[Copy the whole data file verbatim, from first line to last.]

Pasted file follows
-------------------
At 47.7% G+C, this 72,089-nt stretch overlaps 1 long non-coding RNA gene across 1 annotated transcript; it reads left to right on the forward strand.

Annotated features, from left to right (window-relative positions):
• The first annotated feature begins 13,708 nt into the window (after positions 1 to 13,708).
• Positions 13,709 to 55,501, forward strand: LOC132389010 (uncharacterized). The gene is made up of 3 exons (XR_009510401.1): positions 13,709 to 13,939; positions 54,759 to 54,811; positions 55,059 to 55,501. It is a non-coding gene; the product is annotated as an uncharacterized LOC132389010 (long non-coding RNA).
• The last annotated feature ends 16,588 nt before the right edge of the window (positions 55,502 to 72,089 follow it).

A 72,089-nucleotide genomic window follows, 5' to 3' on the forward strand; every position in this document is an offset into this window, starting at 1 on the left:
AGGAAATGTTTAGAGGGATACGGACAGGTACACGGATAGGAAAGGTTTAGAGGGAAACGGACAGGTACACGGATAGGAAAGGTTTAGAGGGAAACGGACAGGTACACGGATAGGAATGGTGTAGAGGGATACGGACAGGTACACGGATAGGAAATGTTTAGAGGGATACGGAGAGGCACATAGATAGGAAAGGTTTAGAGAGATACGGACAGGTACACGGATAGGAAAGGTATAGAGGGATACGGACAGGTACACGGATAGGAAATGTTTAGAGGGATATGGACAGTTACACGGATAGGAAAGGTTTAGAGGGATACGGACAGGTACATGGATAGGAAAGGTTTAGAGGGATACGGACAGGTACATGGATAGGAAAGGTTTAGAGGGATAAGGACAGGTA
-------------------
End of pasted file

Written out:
At 47.7% G+C, this 72,089-nt stretch overlaps 1 long non-coding RNA gene across 1 annotated transcript; it reads left to right on the forward strand.

Annotated features, from left to right (window-relative positions):
• The first annotated feature begins 13,708 nt into the window (after positions 1 to 13,708).
• Positions 13,709 to 55,501, forward strand: LOC132389010 (uncharacterized). The gene is made up of 3 exons (XR_009510401.1): positions 13,709 to 13,939; positions 54,759 to 54,811; positions 55,059 to 55,501. It is a non-coding gene; the product is annotated as an uncharacterized LOC132389010 (long non-coding RNA).
• The last annotated feature ends 16,588 nt before the right edge of the window (positions 55,502 to 72,089 follow it).

A 72,089-nucleotide genomic window follows, 5' to 3' on the forward strand; every position in this document is an offset into this window, starting at 1 on the left:
AGGAAATGTTTAGAGGGATACGGACAGGTACACGGATAGGAAAGGTTTAGAGGGAAACGGACAGGTACACGGATAGGAAAGGTTTAGAGGGAAACGGACAGGTACACGGATAGGAATGGTGTAGAGGGATACGGACAGGTACACGGATAGGAAATGTTTAGAGGGATACGGAGAGGCACATAGATAGGAAAGGTTTAGAGAGATACGGACAGGTACACGGATAGGAAAGGTATAGAGGGATACGGACAGGTACACGGATAGGAAATGTTTAGAGGGATATGGACAGTTACACGGATAGGAAAGGTTTAGAGGGATACGGACAGGTACATGGATAGGAAAGGTTTAGAGGGATACGGACAGGTACATGGATAGGAAAGGTTTAGAGGGATAAGGACAGGTA